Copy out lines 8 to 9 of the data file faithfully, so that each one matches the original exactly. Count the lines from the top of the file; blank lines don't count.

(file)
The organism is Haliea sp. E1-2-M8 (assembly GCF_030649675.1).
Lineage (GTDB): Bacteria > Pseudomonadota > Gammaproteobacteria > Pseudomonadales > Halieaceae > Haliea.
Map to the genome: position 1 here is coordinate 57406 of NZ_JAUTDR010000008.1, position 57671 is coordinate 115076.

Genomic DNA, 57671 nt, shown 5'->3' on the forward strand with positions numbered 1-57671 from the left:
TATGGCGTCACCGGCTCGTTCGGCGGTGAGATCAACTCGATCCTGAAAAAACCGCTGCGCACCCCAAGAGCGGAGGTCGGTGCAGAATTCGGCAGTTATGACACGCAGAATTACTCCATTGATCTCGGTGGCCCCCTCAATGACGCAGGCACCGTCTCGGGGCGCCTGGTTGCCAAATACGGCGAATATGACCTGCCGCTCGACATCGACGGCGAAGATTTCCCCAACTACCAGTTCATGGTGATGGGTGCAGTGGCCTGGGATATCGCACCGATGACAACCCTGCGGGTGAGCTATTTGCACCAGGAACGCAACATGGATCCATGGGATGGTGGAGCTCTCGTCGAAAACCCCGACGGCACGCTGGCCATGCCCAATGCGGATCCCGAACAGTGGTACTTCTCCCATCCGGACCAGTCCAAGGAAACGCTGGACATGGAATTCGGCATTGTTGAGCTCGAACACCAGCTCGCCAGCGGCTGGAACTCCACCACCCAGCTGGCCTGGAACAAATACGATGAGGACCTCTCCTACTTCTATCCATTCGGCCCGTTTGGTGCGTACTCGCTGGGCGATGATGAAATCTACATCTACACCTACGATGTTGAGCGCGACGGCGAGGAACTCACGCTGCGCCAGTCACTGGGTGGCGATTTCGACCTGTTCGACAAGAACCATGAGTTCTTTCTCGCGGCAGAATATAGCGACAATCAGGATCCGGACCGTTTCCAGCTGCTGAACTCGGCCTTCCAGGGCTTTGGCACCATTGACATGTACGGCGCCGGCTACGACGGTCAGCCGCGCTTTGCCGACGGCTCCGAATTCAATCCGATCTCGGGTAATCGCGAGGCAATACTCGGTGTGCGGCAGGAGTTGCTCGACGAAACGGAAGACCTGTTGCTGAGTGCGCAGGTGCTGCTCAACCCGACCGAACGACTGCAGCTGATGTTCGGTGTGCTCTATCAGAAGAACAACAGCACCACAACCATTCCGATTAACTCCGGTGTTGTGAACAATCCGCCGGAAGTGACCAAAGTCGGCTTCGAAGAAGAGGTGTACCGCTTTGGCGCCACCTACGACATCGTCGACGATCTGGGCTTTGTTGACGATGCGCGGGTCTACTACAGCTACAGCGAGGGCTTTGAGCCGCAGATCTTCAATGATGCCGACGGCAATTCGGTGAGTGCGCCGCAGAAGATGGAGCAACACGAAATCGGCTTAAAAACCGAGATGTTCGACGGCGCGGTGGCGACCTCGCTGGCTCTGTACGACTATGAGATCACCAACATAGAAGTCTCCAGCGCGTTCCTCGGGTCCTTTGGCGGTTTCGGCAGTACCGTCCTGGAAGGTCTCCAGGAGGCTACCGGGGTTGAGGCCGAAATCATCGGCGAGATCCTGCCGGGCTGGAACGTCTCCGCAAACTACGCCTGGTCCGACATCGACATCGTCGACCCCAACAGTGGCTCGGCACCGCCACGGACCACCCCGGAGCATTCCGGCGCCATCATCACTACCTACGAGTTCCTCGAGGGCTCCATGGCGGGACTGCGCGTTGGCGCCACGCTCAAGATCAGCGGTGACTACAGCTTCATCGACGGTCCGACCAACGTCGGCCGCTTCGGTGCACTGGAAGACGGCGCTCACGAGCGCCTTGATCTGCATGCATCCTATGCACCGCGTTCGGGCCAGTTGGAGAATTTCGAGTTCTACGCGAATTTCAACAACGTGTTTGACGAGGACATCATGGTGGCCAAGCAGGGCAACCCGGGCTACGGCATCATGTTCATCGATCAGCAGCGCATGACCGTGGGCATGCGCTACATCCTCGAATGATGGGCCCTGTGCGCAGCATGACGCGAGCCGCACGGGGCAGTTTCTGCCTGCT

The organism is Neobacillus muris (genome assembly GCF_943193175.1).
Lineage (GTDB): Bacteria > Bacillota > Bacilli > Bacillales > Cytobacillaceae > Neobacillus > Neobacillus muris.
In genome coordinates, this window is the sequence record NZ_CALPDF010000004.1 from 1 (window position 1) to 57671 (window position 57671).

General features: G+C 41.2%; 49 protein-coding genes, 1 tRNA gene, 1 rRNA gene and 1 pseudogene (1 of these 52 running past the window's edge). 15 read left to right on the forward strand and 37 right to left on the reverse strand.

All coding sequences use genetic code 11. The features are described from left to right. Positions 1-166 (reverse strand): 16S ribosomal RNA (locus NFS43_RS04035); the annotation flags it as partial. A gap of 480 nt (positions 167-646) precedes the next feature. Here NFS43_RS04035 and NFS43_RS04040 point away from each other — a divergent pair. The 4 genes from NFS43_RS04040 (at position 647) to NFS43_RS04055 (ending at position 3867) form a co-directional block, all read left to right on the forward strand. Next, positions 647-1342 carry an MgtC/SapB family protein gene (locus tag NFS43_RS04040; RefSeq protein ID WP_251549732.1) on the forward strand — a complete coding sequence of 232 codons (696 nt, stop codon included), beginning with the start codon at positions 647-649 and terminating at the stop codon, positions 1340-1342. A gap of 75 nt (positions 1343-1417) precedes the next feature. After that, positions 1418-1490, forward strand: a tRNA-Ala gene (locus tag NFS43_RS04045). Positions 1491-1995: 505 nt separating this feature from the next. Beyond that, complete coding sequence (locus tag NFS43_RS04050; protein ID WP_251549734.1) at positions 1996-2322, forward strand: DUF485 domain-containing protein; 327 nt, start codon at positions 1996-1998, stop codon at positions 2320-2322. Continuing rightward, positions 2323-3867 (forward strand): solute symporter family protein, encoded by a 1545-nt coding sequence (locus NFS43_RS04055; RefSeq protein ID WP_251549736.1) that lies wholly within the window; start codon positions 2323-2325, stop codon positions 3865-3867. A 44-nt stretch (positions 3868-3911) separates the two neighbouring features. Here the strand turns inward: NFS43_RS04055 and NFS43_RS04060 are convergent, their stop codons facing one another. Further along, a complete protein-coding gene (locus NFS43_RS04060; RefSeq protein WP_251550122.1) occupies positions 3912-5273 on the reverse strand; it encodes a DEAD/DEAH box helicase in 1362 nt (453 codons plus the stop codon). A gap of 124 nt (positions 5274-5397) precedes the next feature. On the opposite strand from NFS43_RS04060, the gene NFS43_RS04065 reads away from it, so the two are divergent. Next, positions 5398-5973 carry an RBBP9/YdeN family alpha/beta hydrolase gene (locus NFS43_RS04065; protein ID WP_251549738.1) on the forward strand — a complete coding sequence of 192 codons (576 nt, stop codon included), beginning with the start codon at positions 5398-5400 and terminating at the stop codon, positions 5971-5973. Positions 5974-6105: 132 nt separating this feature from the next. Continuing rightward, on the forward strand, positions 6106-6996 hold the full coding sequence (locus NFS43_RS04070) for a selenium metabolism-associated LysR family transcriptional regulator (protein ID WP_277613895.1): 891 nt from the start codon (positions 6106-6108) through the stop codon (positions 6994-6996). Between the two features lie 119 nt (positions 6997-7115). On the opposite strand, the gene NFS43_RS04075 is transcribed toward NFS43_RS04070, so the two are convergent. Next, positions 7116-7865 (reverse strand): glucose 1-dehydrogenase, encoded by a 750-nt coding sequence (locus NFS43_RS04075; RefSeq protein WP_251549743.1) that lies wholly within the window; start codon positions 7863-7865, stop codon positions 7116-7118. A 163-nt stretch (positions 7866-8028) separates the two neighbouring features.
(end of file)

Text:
In genome coordinates, this window is the sequence record NZ_CALPDF010000004.1 from 1 (window position 1) to 57671 (window position 57671).

General features: G+C 41.2%; 49 protein-coding genes, 1 tRNA gene, 1 rRNA gene and 1 pseudogene (1 of these 52 running past the window's edge). 15 read left to right on the forward strand and 37 right to left on the reverse strand.